How to Make ‘Friends’ with Anxiety: A Simple Technique to Gain Perspective

I’d like to introduce you to a friend of mine. Nancy is her name.

Nancy’s the nervous type. She’s always second guessing and “what-iffing.” At times, she’s downright annoying.

To be honest, she’s not that much fun to be around. Still, she’s one of my people. I literally couldn’t live without her.

The truth is, Nancy is the name with which I’ve christened my anxiety. Negative Nancy is my exact name.

It may not be original, but it’s effective. Let me explain.

Anxiety is just a part and parcel of everyday life for many. More than that, it’s actually a hardwired survival response, also known as the fight-flight-or-freeze response. If we were, say, being chased by a tiger, we’d really want that anxiety to kick in, so we’d have the good sense to hightail it out of there.

However, anxiety can interfere with daily living.

In the absence of tigers, this ancient evolutionary response can still get triggered by less-than-tiger-sized events in the modern world.

This can lead to the once-helpful survival response becoming an obstacle to enjoying a life filled with joy and ease.

For me, it’s vitally important that I differentiate between the helpful thoughts and the unhelpful thoughts that belong in the garbage bin. This can make the difference between succumbing to unhelpful negative thoughts or having agency over them.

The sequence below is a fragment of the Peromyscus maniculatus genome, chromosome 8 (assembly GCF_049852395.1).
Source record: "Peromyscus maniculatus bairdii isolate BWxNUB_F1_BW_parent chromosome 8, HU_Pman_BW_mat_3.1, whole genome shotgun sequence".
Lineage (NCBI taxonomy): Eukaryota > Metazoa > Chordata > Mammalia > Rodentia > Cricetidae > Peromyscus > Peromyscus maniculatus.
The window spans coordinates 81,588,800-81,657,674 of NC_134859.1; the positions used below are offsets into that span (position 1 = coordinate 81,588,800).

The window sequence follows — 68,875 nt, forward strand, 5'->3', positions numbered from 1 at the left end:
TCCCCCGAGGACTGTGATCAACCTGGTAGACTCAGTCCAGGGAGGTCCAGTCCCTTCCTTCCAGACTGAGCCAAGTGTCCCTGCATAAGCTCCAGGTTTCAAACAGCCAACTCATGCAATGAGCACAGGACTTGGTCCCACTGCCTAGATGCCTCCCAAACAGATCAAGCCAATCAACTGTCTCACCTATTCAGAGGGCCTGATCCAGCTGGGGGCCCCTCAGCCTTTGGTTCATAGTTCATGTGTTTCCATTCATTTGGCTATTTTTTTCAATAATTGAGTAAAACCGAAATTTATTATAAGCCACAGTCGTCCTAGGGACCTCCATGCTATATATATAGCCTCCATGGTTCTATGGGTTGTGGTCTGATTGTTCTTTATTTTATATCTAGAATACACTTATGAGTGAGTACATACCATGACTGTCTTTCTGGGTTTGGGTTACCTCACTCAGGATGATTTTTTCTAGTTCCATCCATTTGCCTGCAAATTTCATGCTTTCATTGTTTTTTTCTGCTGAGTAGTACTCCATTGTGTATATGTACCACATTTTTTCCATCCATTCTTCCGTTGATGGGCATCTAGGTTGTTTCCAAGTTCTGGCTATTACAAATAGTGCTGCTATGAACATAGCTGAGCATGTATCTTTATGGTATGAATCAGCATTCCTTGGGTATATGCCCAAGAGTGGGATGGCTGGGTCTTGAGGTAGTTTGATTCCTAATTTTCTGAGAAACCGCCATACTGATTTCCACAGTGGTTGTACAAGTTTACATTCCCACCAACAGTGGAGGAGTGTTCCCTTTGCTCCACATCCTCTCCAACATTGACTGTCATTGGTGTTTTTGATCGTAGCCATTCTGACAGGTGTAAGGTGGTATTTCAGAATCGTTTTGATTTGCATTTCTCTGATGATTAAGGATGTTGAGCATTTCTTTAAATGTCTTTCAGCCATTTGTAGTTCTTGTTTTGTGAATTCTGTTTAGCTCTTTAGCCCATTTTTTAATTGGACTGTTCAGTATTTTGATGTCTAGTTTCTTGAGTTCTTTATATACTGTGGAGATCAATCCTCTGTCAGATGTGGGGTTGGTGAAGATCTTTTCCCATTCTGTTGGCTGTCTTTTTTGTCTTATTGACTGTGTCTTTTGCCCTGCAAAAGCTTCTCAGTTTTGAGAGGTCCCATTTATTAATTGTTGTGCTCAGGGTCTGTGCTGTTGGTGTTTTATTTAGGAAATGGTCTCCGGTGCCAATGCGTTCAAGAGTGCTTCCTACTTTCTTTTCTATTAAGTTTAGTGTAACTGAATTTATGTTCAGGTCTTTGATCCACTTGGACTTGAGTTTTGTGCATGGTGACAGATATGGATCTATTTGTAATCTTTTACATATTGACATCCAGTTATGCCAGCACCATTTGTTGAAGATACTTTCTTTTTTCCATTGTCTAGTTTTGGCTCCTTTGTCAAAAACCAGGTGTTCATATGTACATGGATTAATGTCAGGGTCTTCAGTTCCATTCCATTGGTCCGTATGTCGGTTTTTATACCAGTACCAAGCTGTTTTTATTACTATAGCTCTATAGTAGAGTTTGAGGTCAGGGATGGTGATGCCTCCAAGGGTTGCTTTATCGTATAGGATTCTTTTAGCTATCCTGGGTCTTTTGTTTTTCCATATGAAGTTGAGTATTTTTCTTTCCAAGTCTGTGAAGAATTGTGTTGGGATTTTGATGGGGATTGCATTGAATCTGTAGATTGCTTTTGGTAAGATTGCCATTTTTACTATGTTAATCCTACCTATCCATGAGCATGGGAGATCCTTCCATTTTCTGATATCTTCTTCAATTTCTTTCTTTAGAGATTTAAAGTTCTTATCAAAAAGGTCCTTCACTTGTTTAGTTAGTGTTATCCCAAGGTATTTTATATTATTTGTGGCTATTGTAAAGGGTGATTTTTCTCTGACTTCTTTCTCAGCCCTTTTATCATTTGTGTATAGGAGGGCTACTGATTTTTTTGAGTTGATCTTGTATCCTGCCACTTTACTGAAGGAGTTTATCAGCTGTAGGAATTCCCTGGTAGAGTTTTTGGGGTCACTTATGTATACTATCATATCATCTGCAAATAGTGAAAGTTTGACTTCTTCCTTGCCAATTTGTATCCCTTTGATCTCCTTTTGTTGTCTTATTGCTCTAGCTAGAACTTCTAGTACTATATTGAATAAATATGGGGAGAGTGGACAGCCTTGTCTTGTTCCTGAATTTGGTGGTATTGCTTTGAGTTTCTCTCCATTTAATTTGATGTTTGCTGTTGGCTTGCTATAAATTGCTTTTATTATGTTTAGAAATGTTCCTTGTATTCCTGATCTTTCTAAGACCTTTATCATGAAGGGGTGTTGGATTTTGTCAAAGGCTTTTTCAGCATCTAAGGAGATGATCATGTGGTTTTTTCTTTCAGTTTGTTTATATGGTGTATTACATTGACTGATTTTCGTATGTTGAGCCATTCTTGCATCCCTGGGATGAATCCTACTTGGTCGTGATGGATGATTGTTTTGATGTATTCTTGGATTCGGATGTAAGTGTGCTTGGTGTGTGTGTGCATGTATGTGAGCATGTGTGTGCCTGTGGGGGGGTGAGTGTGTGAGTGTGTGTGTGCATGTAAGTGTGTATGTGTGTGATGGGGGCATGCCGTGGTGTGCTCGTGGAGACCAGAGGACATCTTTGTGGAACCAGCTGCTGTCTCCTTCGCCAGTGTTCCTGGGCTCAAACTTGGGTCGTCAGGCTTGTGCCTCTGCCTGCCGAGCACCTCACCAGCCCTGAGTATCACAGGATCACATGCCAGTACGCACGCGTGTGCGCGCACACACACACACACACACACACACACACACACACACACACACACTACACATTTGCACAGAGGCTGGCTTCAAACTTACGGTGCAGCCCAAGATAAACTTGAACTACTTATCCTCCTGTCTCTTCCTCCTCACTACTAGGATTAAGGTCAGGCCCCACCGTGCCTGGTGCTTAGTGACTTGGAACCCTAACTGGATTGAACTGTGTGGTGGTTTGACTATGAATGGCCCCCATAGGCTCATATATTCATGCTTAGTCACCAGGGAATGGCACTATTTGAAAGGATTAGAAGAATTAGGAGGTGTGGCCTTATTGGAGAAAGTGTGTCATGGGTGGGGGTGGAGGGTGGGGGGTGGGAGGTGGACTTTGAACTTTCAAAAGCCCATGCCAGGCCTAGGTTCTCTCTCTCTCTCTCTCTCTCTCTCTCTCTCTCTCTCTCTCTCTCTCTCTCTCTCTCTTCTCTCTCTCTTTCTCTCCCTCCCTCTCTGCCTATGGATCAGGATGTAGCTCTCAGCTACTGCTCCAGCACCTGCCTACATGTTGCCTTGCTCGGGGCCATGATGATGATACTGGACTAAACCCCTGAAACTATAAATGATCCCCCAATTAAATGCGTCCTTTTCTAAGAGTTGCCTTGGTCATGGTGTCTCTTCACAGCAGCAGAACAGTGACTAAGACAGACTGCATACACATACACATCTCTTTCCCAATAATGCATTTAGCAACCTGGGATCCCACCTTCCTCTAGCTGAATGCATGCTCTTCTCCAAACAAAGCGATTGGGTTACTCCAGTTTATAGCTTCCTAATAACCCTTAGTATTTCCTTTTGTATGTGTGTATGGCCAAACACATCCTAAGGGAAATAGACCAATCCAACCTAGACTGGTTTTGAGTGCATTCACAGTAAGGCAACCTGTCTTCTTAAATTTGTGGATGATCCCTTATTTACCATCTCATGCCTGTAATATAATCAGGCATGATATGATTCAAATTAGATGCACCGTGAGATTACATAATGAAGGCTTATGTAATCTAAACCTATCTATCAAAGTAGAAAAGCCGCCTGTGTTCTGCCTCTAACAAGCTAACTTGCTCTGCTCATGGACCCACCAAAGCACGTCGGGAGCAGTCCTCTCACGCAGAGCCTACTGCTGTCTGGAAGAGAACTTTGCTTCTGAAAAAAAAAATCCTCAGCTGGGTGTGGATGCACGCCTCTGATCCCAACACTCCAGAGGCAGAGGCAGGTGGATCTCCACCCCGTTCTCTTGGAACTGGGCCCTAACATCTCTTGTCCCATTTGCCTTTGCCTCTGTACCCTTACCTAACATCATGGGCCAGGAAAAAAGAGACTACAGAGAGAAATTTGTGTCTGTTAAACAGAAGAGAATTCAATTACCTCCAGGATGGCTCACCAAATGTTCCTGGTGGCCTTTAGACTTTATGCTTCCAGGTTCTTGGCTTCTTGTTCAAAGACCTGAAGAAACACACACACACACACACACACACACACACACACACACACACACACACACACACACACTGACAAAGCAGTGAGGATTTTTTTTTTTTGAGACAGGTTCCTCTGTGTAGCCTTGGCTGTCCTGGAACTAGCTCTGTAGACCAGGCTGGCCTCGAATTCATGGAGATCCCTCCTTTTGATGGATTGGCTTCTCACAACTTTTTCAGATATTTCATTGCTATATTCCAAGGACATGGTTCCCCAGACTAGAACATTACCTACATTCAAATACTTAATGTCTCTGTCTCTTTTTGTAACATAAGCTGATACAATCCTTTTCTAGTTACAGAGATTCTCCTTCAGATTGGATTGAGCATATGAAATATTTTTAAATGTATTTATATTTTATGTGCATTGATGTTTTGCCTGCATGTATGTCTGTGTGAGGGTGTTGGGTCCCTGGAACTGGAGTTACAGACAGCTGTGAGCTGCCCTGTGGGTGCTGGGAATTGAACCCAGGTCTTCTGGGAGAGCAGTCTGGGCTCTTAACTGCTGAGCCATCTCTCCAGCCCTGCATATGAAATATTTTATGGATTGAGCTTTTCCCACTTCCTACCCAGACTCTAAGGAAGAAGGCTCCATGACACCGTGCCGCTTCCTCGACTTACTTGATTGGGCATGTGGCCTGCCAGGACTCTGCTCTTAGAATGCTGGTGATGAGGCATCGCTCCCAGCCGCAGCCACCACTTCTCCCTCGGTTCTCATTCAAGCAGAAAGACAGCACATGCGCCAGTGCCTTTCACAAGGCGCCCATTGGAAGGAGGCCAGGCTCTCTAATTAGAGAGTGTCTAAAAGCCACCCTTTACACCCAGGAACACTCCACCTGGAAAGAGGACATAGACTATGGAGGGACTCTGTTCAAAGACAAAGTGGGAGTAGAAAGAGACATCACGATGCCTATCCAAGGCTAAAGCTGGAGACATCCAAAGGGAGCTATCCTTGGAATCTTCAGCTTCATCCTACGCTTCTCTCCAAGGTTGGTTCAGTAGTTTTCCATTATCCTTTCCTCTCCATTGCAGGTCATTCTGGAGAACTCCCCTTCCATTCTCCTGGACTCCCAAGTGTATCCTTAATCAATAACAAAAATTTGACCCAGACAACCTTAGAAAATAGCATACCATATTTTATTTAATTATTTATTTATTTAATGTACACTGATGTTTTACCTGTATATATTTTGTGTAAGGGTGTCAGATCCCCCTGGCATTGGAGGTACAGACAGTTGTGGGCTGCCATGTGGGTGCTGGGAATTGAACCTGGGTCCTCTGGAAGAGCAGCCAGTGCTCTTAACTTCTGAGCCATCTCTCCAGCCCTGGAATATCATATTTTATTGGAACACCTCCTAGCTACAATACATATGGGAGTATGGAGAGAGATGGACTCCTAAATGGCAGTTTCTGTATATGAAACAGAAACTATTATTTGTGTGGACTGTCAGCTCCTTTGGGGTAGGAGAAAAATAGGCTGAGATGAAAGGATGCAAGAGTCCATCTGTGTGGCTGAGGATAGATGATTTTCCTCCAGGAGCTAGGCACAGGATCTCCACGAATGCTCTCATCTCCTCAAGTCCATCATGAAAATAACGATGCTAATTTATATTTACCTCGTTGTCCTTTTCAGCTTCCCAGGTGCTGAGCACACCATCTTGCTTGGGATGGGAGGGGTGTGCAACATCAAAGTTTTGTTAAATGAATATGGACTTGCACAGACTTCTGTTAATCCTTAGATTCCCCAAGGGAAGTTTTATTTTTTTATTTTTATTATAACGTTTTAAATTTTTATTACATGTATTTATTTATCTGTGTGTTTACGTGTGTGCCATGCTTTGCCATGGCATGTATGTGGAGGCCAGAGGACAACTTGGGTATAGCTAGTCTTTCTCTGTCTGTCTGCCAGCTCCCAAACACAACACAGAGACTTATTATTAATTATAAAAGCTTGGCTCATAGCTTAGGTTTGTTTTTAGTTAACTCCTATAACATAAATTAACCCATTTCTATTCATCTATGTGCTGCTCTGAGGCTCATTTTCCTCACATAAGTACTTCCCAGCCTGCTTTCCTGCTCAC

Nancy steps in.

The anxiety mechanism

When anxious thoughts take over, I remind my self that everything is fine. It’s just Nancy coming for a visit.

This silly, imaginary mechanism allows you to separate yourself from anxious thoughts and instead identify the pattern.

Then, I see the situation as it is. This is when my active survival response kicks into effect.

On top of that, personifying anxiety as a high-strung, well-meaning worry-wart gives me an opportunity to laugh at the absurdity of my overzealous amygdala, a part of the brain that becomes active when strong emotions are triggered.

Instead of getting caught up in negative thoughts loops, I can look at the situation from a different perspective and have a good laugh. Even in the worst cases, the interruption can actually shorten anxiety and leave me laughing at the irony.